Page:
Imaginative Space: duo exhibition at Mokspace

News of Mokspace’s new show, which opens on Tuesday:

Imaginative Space

Sam Shiels & Sung Young Park Duo Exhibition
Opening Reception: Tuesday 30th April 2013, 6:30 – 8:30pm
Exhibition Date: 30th April – 12th May 2013
Venue: MOKSPACE, 33 Museum St, London WC1A 1LH

Imaginative Space cover

Mokspace presents an exhibition of works on the theme of imaginative space and the subconscious mind, by artists Sung Young Park and Sam Shiels, from Tuesday 30th April until Sunday 12th May.

Both artists are interested in creating work which expresses ambiguous psychological space by exploring the dynamic between the conscious and the subconscious and their inner and outer worlds. They both take a different approach to these concepts which results in strikingly diverse imagery. Sung Young’s work is precise and semi-figurative, with flat planes of colour whilst Sam’s work is more random, fluid and abstract.

Perceptive and unusual, these works invite the viewer to contemplate their own imaginative space and inspire their own metaphors. Be prepared to take an unusual journey.

Sung Young Park

Sung Young Park studied fine Art first in Korea before moving to London to continue her studies. She completed her Professional Doctorate in Fine Art at the University of East London in 2006. She lives and works in London.

She has been continually fascinated by figurative images that challenge conventional representation in painting. Her work is concerned with finding a visual language in which to express the concept of the space between the physical environment and psychological ideas about time and space. She is particularly interested in creating images that reflect her daily life, personal experience, memory and subconscious. This allows her to convert her autobiographical experience into images that she places in bizarre and unreal juxtapositions.

Her work utilises both figurative and abstract geometric forms in one image with flat colour in a hard edged, decorative style using ambiguous imagery. The initial working process begins by drawing images selected from everyday objects, photographs, magazines, references from her previous paintings and her imagination. She then combines and arranges all these elements before painting them directly onto canvas using her meticulously precise brush technique.

She says her reason for making art is not only a desire to constantly find new and varied ways of expressing herself but also to explore and reveal aspects of her personality previously hidden from her conscious self. Her artwork has developed and grown in complexity and this has led to a simultaneous growth of self-knowledge that has enriched her both emotionally and intellectually.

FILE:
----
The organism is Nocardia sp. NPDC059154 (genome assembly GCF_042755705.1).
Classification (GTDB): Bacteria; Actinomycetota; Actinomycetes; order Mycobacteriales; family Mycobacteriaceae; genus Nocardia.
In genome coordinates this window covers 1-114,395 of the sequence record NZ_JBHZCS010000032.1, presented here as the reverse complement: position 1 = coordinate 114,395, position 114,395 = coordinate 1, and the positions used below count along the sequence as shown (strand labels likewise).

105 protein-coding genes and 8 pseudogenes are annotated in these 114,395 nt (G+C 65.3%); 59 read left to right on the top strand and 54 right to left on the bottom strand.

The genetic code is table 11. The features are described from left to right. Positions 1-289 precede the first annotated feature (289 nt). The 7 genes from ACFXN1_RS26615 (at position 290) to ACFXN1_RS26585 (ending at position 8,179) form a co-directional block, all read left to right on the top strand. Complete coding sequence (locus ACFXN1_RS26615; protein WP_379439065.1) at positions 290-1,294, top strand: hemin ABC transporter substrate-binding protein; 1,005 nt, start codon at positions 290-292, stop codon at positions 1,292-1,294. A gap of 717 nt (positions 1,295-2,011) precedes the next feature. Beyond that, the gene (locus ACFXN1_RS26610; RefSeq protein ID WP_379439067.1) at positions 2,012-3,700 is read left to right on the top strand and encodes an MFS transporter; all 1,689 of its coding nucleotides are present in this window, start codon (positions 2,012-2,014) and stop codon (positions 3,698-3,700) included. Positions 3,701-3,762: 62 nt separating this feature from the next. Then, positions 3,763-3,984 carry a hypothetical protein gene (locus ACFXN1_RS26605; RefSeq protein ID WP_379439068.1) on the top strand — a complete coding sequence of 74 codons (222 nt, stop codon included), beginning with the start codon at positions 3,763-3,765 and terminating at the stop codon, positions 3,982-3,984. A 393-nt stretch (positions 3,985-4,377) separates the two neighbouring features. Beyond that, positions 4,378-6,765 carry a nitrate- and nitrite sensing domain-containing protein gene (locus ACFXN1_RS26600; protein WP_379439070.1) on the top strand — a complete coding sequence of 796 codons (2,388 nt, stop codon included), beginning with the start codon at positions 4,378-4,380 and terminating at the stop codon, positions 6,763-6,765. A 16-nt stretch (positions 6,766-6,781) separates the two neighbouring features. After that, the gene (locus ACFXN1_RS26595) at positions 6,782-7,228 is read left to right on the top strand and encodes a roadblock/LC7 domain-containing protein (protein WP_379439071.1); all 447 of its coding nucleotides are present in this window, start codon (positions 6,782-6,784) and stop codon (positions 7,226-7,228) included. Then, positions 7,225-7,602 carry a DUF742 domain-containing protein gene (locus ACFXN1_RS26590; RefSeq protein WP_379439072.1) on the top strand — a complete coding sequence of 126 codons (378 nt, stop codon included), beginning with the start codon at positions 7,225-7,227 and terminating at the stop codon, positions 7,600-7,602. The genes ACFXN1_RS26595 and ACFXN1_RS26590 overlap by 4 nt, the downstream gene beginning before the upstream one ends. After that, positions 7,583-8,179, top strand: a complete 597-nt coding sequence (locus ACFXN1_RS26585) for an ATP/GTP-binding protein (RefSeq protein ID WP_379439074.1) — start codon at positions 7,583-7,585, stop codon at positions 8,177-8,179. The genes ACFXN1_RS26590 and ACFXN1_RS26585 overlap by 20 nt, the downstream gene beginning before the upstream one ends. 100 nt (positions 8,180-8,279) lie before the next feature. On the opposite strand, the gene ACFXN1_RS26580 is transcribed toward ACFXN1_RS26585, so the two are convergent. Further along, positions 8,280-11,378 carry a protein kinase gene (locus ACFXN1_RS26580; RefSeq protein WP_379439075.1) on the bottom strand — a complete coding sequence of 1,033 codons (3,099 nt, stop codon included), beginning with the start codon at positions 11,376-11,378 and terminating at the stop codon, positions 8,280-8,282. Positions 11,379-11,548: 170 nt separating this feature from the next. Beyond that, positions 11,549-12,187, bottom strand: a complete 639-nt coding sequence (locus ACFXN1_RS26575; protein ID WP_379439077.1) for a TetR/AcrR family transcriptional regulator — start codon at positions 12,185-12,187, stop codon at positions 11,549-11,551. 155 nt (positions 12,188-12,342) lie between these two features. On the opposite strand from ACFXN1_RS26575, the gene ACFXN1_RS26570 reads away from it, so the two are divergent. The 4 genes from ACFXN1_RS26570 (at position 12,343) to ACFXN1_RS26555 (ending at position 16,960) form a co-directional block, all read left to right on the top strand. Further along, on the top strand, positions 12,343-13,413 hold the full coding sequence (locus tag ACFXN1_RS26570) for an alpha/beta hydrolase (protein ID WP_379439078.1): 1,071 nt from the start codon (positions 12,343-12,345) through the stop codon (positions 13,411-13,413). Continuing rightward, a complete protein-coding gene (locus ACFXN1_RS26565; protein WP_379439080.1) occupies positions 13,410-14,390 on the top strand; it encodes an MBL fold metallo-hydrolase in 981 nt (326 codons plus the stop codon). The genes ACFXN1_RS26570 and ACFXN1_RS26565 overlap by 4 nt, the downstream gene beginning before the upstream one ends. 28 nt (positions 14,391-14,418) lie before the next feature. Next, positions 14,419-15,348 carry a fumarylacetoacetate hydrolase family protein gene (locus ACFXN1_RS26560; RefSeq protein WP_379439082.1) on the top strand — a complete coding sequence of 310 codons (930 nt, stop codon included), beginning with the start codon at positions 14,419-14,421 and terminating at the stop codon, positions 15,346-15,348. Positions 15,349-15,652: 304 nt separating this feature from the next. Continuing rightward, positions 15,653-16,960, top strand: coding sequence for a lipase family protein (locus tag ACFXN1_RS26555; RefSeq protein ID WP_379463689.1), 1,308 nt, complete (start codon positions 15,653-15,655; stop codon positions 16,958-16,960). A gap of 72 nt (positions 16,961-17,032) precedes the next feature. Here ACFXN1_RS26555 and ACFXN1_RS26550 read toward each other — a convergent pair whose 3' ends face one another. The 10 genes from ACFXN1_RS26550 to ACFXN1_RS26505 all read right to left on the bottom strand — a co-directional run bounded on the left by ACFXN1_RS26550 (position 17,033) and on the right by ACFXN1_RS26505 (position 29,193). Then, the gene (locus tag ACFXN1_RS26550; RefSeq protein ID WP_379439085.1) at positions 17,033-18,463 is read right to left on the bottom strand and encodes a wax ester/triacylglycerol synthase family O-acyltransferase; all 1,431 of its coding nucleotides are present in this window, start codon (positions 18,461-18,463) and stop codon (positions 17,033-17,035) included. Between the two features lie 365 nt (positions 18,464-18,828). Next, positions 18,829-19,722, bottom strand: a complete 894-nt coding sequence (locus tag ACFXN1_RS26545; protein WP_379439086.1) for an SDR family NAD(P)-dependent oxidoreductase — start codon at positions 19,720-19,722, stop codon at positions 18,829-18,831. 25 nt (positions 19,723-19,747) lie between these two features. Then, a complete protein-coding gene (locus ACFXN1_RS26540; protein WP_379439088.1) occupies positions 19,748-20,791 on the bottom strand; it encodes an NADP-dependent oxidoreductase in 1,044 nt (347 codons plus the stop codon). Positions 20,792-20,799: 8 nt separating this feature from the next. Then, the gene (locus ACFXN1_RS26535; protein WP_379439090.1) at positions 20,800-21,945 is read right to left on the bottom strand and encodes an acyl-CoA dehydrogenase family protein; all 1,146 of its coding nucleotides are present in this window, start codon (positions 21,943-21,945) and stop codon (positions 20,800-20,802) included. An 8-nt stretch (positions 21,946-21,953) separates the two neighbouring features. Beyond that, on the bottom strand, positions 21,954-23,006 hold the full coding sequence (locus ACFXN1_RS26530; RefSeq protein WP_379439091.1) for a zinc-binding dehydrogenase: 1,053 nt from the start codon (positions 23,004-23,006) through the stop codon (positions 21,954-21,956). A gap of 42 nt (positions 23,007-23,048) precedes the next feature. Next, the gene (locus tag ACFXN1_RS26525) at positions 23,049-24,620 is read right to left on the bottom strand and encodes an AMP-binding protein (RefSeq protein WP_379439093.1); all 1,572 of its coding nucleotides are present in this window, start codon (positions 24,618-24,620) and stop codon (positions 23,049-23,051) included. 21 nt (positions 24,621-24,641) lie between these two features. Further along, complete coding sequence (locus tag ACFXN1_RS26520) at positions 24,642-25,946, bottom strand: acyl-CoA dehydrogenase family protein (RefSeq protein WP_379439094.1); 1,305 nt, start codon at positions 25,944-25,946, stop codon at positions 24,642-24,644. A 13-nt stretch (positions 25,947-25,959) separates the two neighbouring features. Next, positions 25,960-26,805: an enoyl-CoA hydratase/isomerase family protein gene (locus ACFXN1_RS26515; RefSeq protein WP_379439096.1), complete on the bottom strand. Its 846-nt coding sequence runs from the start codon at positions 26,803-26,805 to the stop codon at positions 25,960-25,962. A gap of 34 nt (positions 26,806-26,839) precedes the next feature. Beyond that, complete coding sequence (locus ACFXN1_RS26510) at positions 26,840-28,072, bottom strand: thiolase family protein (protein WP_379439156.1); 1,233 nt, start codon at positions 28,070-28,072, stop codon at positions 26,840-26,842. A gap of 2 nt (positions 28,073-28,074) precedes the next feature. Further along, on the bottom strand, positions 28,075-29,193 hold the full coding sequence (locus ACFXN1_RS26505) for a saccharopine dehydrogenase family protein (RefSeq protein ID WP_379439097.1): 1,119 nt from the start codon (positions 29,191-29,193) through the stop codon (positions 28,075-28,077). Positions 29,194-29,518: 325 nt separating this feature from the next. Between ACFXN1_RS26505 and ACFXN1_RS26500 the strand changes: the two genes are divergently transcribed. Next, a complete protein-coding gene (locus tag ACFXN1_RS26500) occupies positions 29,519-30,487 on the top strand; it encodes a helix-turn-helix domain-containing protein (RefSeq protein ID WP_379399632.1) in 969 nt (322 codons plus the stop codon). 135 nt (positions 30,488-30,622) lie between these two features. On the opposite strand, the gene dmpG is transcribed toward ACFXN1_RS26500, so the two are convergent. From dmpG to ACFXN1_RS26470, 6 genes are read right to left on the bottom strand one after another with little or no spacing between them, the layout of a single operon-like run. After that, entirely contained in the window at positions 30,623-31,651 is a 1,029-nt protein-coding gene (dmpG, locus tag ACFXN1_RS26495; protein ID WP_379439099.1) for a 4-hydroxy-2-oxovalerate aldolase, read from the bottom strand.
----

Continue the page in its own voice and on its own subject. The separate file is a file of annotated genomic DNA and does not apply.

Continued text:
*more about SungYoung Park: www.sungyoung.plus.com

Sam Shiels

Sam Shiels studied Fine Art in Yorkshire, England before completing a Post-Graduate Diploma in Fine Art at Cyprus College of Art and an MA in Fine Art at the University of East London in 1999. Sam also holds an MA in Women, Gender and Writing. She lives and works in London.

The aim of Sam’s work is to develop an aesthetic of the marginal space between the conscious and the sub-conscious and the emergent processes within the psyche. It is clear that colour is of great concern to Sam and her technique begins with the fluid use of paint which is layered and built upon to achieve different levels of vibrancy and transparency. This method of working allows images to develop intuitively and allows for a more fluid and ambiguous relationship with the creative process. The layering and often breaking down and rebuilding of paint give a sense of being in search of an image which is waiting to be revealed.

In seeking an image which latent, Sam seeks to connect with the movement between different levels of consciousness and a relationship with the semiotic rhythms within the body, thereby connecting with the bodily roots of the thinking process. The process of painting itself becomes synonymous with a journey into the psyche. Letting the images form gradually, partially through chance, brings to her a sense of peeling back layers within the mind. Creation then becomes a process of breaking out of normal thought patterns whilst simultaneously breaking into the hidden and confined aspects of the psyche. Images often emerge which could be described as surreal abstraction or landscapes of the mind, revealing fragments of the hidden self and metaphorically reflecting the creative process as a way of creating transitional spaces within the psyche.

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